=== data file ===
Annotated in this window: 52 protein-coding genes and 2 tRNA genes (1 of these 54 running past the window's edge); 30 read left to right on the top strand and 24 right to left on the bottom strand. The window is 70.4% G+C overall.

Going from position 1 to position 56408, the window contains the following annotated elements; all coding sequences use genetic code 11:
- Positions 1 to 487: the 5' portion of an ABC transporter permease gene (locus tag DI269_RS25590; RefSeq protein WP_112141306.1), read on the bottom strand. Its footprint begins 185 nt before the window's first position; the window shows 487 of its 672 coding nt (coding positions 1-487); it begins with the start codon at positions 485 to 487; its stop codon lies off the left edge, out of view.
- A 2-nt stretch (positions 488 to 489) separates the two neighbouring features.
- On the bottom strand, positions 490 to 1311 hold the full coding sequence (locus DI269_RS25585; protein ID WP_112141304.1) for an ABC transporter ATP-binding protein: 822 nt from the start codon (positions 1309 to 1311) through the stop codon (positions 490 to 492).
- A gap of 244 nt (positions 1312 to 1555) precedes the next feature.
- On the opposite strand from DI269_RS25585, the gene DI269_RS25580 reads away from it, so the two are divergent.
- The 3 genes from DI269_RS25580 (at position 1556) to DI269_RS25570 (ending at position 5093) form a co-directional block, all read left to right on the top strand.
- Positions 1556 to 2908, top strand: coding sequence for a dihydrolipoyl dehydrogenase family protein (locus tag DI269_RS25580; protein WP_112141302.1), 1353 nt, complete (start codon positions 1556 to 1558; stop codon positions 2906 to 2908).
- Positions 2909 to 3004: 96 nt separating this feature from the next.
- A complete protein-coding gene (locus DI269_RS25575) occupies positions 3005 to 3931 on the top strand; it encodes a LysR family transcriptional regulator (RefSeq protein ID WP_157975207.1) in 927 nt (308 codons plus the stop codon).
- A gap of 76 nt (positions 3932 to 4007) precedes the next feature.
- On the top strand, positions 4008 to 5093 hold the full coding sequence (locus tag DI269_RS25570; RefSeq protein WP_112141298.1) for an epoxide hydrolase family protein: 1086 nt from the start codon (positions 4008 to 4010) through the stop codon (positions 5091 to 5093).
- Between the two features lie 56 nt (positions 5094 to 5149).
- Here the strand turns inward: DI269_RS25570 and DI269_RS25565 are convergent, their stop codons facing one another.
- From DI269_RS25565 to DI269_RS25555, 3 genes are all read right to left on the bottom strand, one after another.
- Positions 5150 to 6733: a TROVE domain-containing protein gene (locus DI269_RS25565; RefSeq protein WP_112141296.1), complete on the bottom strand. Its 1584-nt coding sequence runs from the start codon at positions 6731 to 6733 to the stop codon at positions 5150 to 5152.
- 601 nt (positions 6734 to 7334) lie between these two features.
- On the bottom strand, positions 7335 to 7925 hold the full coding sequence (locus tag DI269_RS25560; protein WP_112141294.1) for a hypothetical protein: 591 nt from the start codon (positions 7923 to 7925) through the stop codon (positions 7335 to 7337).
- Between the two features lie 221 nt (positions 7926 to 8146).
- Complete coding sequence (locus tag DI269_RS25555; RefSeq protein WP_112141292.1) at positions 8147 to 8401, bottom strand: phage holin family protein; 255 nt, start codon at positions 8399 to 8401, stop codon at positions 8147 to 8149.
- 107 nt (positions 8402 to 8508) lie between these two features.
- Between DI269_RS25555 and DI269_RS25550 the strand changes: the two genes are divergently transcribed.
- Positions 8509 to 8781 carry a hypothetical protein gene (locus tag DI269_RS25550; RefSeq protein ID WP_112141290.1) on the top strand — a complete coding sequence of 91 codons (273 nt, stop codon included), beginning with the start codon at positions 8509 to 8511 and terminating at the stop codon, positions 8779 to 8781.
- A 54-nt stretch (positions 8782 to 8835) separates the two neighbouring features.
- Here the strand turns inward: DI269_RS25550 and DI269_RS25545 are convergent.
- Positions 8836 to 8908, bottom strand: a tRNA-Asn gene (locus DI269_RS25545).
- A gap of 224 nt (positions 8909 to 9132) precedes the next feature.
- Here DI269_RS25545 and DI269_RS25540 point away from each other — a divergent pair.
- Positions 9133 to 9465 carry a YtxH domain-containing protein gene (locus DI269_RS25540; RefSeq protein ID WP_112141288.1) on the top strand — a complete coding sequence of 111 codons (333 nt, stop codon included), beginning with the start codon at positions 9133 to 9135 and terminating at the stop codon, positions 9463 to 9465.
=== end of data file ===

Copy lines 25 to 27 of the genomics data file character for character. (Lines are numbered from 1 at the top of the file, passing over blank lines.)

- A 54-nt stretch (positions 8782 to 8835) separates the two neighbouring features.
- Here the strand turns inward: DI269_RS25550 and DI269_RS25545 are convergent.
- Positions 8836 to 8908, bottom strand: a tRNA-Asn gene (locus DI269_RS25545).